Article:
While calls this a reward night, consider it more like a $110 discount on your next hotel stay for every $5,000 you spend on the card. That’s effectively a 2.2-cent return, which actually isn’t bad for a credit card with no annual fee. But annoyingly, you can only use it with, which is less flexible than just opting for a cash back credit card.

Additionally, Rewards members also earn one stamp every time you book and stay one night at an eligible property. This benefit is available to all rewards members, not just® Rewards Visa® Credit Card holders. The maximum value of this type of reward night is equal to the average daily rate of your 10 nights collected, excluding taxes and applicable fees. This means if you tend to book more expensive hotel stays, your reward will have a higher value.

It is possible to earn the required 10 stamps for a reward by combining the stamps you earn from spending on the credit card with those you earn from booking paid stays through as a rewards member.

No bonus categories for ongoing spending

Many travel rewards cards, including those with no annual fee, offer the ability to boost the number of rewards you earn by spending in certain categories, such as travel, grocery stores or gas stations. The® Rewards Visa® Credit Card doesn’t pay extra for spending in bonus categories, meaning your options for earning rewards are more limited.

Instead, you simply redeem a stamp for every $500 in spending, agnostic to where you swiped the card.

Limited choices for redeeming rewards

Unlike cards offering flexible rewards, the stamps you earn using this credit card are redeemable only for bookings. Plus, you can’t redeem the rewards you’ve earned until you have 10 stamps.

If you regularly use your card and anticipate accumulating $5,000 in purchases on it to get that reward night, then it can be worth it. But if you leave the card in the back of your sock drawer only to be used for occasional purchases, then you might not ever earn enough stamps to actually get a free night. After all, if you don't collect stamps or use any nights for 12 months, all stamps and reward nights expire.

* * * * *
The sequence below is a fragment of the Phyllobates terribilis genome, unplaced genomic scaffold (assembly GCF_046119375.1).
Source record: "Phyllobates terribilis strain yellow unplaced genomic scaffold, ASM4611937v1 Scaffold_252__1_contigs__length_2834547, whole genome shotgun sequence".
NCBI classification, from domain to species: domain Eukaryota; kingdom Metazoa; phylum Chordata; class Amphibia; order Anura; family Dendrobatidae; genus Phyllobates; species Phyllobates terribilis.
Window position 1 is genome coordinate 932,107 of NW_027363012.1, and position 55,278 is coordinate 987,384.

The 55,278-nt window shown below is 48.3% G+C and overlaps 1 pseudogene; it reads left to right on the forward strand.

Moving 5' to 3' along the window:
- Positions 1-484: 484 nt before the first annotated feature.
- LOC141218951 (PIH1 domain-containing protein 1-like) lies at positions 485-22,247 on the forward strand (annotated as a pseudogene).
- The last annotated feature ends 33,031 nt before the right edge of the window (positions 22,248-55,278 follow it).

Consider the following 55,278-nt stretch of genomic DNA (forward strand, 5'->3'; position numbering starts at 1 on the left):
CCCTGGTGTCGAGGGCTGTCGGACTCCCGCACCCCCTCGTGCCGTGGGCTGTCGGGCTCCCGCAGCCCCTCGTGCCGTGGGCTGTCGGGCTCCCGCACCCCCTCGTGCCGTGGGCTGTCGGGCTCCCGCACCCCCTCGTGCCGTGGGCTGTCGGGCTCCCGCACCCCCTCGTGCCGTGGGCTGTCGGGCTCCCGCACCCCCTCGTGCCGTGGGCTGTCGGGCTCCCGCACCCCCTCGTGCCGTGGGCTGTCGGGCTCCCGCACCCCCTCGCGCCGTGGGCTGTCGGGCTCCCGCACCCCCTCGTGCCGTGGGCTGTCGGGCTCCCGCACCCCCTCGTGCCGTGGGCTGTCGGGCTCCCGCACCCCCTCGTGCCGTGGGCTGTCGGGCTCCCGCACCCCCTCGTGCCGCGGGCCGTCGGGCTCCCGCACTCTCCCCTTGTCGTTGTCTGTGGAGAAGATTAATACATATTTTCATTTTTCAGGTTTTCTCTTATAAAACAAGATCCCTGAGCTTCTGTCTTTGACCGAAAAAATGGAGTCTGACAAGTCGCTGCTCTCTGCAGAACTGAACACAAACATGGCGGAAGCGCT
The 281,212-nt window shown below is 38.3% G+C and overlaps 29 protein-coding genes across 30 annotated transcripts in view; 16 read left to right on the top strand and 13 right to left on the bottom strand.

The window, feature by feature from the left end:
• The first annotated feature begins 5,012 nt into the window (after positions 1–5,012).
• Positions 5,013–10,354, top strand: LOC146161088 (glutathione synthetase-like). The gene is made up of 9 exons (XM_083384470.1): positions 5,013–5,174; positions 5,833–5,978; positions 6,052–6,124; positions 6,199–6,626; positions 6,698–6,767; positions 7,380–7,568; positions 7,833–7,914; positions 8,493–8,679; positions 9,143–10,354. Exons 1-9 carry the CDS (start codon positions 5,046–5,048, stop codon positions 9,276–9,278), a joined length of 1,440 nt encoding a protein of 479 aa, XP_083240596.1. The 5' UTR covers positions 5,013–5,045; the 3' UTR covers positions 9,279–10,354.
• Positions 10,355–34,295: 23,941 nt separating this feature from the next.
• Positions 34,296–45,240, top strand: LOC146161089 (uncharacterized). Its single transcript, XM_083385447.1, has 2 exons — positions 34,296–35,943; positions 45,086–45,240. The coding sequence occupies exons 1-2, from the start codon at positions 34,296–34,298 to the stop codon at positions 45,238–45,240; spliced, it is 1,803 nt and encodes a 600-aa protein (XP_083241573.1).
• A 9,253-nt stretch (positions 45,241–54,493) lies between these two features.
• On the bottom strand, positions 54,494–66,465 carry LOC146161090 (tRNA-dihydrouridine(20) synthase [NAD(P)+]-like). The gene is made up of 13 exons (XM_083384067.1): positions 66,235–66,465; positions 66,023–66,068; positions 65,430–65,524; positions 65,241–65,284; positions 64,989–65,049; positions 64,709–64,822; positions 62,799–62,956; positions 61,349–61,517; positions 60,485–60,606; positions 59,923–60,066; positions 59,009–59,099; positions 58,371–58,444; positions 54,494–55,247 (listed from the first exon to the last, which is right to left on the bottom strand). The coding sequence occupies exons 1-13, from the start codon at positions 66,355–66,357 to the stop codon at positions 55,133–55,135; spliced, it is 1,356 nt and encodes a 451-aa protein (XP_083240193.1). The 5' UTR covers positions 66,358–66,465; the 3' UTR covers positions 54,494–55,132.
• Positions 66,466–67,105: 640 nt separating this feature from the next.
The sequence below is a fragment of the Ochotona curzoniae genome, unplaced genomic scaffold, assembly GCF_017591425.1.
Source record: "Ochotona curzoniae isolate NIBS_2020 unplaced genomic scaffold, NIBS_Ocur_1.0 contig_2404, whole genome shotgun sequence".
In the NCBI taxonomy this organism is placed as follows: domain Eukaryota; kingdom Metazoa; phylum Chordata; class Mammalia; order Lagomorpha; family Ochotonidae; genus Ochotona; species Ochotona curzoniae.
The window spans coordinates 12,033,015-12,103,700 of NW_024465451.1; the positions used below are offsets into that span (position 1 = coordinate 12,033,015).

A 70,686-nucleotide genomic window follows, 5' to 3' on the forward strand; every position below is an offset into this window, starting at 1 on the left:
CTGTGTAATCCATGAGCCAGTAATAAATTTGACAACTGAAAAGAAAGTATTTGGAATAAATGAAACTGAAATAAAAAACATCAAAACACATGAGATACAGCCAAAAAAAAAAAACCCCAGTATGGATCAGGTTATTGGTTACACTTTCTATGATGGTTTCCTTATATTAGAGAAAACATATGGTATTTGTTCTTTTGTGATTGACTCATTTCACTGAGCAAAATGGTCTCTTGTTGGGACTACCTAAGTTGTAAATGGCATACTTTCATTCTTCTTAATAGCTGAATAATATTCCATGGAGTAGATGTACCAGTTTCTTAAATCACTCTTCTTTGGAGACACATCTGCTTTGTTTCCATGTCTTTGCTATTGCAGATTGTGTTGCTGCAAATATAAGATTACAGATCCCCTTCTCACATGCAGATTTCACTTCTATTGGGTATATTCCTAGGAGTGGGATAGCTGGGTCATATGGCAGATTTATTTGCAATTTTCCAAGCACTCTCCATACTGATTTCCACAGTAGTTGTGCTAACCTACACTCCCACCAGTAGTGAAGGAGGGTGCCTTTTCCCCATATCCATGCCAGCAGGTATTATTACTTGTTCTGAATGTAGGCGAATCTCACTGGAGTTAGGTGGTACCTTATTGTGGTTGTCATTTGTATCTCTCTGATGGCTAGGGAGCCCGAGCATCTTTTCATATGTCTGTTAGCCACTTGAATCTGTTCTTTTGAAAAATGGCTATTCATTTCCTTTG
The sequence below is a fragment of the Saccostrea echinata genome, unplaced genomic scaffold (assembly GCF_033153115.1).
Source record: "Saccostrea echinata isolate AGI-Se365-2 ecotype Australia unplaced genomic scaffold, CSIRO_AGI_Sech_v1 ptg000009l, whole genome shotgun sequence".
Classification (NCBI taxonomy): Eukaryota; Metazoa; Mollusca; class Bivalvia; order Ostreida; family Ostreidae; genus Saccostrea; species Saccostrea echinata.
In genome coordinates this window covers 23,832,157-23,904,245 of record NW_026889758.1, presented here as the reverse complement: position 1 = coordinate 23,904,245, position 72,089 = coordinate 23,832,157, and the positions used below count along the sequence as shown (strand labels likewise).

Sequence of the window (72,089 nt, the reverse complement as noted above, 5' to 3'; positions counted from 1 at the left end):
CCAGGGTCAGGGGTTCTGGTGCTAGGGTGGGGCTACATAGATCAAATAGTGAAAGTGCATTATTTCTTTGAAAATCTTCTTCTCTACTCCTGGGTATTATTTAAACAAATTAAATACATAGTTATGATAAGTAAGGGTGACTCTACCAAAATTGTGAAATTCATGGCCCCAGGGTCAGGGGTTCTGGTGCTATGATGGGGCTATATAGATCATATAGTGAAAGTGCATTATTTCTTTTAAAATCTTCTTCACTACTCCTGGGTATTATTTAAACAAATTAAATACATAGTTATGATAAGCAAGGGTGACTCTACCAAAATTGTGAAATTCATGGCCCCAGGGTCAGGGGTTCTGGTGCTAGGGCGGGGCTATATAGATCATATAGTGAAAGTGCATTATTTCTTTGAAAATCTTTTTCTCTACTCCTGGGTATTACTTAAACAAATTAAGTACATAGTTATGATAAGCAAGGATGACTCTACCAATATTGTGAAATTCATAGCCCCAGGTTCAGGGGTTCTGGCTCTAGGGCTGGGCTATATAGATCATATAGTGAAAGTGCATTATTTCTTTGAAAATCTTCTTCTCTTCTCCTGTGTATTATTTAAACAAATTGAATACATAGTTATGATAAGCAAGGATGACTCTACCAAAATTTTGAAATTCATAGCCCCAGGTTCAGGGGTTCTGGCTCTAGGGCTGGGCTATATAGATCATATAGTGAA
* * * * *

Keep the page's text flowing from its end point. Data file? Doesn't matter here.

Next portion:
The card counts toward your Chase 5/24 limit

If you want to open other credit cards in the next two years, beware: Chase, issuer of some of the most coveted travel rewards and cash-back cards in the business, could hold it against you if you open too many other cards, including this one.

Chase has an unspoken, so-called 5/24 rule, which says you’re unlikely to get approved for a Chase card if you have five or more approvals for credit cards over 24 months. Even though this card is issued by a different bank, opening it will count toward your five-card limit for future Chase accounts.

Considering this card is decidedly “meh,” it might not be worth taking up a 5/24 slot, in spite of it having a $0 annual fee.

Alternative travel credit cards to consider

If you’re looking for more flexibility with a $0-annual-fee rewards credit card, you may want to consider the Capital One VentureOne Rewards Credit Card or Chase Freedom Unlimited®. Both of these cards offer valuable sign-up bonuses and the ability to redeem rewards for travel with fewer restrictions.

The bottom line

While the® Rewards Visa® Credit Card’s $0 annual fee and ability to save on a huge selection of hotels is appealing, you may want to consider an alternative no-annual-fee travel credit card due to the limitations and complications of redeeming your rewards.

All information about® Rewards Visa® Credit Card has been collected independently by NerdWallet.® Rewards Visa® Credit Card is no longer available through NerdWallet.

How to maximize your rewards

You want a travel credit card that prioritizes what’s important to you. Here are our picks for the best travel credit cards of 2023, including those best for:

Get more smart money moves – straight to your inbox
Sign up and we’ll send you Nerdy articles about the money topics that matter most to you along with other ways to help you get more from your money.